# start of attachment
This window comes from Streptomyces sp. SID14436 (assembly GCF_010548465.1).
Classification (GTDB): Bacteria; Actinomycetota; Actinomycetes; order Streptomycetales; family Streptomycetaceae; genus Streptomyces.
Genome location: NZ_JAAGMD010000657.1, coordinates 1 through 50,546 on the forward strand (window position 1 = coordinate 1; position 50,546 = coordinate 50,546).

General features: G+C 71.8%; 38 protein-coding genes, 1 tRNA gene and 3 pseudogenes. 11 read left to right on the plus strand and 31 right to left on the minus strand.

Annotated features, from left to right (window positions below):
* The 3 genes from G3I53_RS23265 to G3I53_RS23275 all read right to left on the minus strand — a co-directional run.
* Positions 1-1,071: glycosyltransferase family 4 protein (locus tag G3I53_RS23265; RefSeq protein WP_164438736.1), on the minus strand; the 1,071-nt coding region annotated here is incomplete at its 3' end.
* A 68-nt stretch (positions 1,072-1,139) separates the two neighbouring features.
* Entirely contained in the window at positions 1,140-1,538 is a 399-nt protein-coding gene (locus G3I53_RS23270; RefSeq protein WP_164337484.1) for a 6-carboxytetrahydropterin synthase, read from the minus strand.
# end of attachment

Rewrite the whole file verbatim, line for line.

This window comes from Streptomyces sp. SID14436 (assembly GCF_010548465.1).
Classification (GTDB): Bacteria; Actinomycetota; Actinomycetes; order Streptomycetales; family Streptomycetaceae; genus Streptomyces.
Genome location: NZ_JAAGMD010000657.1, coordinates 1 through 50,546 on the forward strand (window position 1 = coordinate 1; position 50,546 = coordinate 50,546).

General features: G+C 71.8%; 38 protein-coding genes, 1 tRNA gene and 3 pseudogenes. 11 read left to right on the plus strand and 31 right to left on the minus strand.

Annotated features, from left to right (window positions below):
* The 3 genes from G3I53_RS23265 to G3I53_RS23275 all read right to left on the minus strand — a co-directional run.
* Positions 1-1,071: glycosyltransferase family 4 protein (locus tag G3I53_RS23265; RefSeq protein WP_164438736.1), on the minus strand; the 1,071-nt coding region annotated here is incomplete at its 3' end.
* A 68-nt stretch (positions 1,072-1,139) separates the two neighbouring features.
* Entirely contained in the window at positions 1,140-1,538 is a 399-nt protein-coding gene (locus G3I53_RS23270; RefSeq protein WP_164337484.1) for a 6-carboxytetrahydropterin synthase, read from the minus strand.